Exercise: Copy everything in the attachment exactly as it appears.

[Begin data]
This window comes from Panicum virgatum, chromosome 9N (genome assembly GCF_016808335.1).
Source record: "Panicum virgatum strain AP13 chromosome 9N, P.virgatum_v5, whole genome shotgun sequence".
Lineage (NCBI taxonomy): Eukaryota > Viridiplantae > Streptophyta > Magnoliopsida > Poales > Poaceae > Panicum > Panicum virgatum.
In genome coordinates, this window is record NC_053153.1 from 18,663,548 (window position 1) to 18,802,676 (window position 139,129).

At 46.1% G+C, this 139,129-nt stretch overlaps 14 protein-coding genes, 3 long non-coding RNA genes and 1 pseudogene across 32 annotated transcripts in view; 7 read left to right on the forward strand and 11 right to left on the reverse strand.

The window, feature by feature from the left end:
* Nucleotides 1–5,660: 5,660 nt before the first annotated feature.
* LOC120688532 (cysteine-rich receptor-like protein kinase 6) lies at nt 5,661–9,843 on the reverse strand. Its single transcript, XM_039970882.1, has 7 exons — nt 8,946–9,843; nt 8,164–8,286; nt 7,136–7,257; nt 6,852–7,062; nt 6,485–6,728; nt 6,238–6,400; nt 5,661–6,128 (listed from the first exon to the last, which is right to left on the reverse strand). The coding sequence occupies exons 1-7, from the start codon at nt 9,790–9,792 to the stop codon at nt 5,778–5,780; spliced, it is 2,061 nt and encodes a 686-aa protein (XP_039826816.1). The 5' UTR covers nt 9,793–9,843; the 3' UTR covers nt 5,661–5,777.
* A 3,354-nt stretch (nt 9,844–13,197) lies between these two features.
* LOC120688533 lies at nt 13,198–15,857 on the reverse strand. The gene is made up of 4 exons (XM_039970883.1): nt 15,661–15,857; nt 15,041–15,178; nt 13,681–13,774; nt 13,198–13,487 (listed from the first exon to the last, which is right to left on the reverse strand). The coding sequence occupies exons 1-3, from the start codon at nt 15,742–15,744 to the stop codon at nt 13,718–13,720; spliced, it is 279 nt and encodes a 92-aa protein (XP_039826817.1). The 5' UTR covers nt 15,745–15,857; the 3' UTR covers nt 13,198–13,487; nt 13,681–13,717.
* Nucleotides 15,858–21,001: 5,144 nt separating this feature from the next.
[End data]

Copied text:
This window comes from Panicum virgatum, chromosome 9N (genome assembly GCF_016808335.1).
Source record: "Panicum virgatum strain AP13 chromosome 9N, P.virgatum_v5, whole genome shotgun sequence".
Lineage (NCBI taxonomy): Eukaryota > Viridiplantae > Streptophyta > Magnoliopsida > Poales > Poaceae > Panicum > Panicum virgatum.
In genome coordinates, this window is record NC_053153.1 from 18,663,548 (window position 1) to 18,802,676 (window position 139,129).

At 46.1% G+C, this 139,129-nt stretch overlaps 14 protein-coding genes, 3 long non-coding RNA genes and 1 pseudogene across 32 annotated transcripts in view; 7 read left to right on the forward strand and 11 right to left on the reverse strand.

The window, feature by feature from the left end:
* Nucleotides 1–5,660: 5,660 nt before the first annotated feature.
* LOC120688532 (cysteine-rich receptor-like protein kinase 6) lies at nt 5,661–9,843 on the reverse strand. Its single transcript, XM_039970882.1, has 7 exons — nt 8,946–9,843; nt 8,164–8,286; nt 7,136–7,257; nt 6,852–7,062; nt 6,485–6,728; nt 6,238–6,400; nt 5,661–6,128 (listed from the first exon to the last, which is right to left on the reverse strand). The coding sequence occupies exons 1-7, from the start codon at nt 9,790–9,792 to the stop codon at nt 5,778–5,780; spliced, it is 2,061 nt and encodes a 686-aa protein (XP_039826816.1). The 5' UTR covers nt 9,793–9,843; the 3' UTR covers nt 5,661–5,777.
* A 3,354-nt stretch (nt 9,844–13,197) lies between these two features.
* LOC120688533 lies at nt 13,198–15,857 on the reverse strand. The gene is made up of 4 exons (XM_039970883.1): nt 15,661–15,857; nt 15,041–15,178; nt 13,681–13,774; nt 13,198–13,487 (listed from the first exon to the last, which is right to left on the reverse strand). The coding sequence occupies exons 1-3, from the start codon at nt 15,742–15,744 to the stop codon at nt 13,718–13,720; spliced, it is 279 nt and encodes a 92-aa protein (XP_039826817.1). The 5' UTR covers nt 15,745–15,857; the 3' UTR covers nt 13,198–13,487; nt 13,681–13,717.
* Nucleotides 15,858–21,001: 5,144 nt separating this feature from the next.